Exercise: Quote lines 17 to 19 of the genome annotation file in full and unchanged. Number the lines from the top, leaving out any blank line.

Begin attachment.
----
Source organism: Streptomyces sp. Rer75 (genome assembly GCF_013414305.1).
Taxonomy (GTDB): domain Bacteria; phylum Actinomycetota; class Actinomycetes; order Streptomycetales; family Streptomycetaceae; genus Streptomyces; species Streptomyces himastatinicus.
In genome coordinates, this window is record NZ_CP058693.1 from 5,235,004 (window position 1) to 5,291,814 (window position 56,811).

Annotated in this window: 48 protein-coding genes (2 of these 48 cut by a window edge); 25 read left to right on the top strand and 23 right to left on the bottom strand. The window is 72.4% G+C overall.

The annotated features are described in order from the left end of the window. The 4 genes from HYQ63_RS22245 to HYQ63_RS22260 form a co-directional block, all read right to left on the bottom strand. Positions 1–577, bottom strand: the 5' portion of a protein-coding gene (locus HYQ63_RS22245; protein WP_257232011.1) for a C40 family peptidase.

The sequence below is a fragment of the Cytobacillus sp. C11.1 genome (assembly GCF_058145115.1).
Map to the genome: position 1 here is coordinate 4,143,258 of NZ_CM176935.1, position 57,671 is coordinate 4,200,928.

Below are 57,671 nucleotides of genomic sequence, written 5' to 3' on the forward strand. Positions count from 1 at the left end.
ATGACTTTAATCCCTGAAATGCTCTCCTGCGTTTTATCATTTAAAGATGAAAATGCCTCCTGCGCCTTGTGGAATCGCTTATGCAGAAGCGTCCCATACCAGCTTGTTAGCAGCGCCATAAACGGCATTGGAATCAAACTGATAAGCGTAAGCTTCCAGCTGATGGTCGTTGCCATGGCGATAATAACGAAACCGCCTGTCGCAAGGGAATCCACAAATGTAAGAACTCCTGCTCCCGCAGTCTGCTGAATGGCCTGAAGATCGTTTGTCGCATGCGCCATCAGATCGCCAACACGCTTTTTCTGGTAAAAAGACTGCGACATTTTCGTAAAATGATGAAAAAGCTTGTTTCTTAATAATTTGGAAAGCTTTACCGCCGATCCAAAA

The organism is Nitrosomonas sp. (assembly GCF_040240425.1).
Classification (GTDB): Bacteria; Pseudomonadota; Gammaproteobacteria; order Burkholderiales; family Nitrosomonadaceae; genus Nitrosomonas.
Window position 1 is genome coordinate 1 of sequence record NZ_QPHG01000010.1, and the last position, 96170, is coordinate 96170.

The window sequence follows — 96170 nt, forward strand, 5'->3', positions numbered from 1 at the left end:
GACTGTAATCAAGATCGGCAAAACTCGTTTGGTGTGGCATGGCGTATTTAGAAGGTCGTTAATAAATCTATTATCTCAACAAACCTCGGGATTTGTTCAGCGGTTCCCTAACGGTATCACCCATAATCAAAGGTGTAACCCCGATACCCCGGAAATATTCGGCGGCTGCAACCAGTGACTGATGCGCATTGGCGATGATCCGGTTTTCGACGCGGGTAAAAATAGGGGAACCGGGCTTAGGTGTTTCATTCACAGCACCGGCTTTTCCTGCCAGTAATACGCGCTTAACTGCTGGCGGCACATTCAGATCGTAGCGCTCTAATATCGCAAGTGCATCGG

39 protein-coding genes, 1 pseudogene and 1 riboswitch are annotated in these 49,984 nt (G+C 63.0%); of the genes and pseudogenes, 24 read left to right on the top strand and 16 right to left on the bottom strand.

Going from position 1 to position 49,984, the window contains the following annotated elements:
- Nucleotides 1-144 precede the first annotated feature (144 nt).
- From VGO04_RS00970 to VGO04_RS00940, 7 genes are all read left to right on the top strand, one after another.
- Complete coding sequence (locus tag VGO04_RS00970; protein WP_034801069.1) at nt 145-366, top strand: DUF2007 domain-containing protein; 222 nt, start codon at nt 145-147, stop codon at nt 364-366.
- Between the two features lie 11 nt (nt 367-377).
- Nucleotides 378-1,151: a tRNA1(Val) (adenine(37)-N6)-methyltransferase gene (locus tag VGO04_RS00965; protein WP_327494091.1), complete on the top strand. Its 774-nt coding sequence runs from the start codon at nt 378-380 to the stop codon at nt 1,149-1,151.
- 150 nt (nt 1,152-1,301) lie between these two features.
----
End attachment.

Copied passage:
- Nucleotides 1-144 precede the first annotated feature (144 nt).
- From VGO04_RS00970 to VGO04_RS00940, 7 genes are all read left to right on the top strand, one after another.
- Complete coding sequence (locus tag VGO04_RS00970; protein WP_034801069.1) at nt 145-366, top strand: DUF2007 domain-containing protein; 222 nt, start codon at nt 145-147, stop codon at nt 364-366.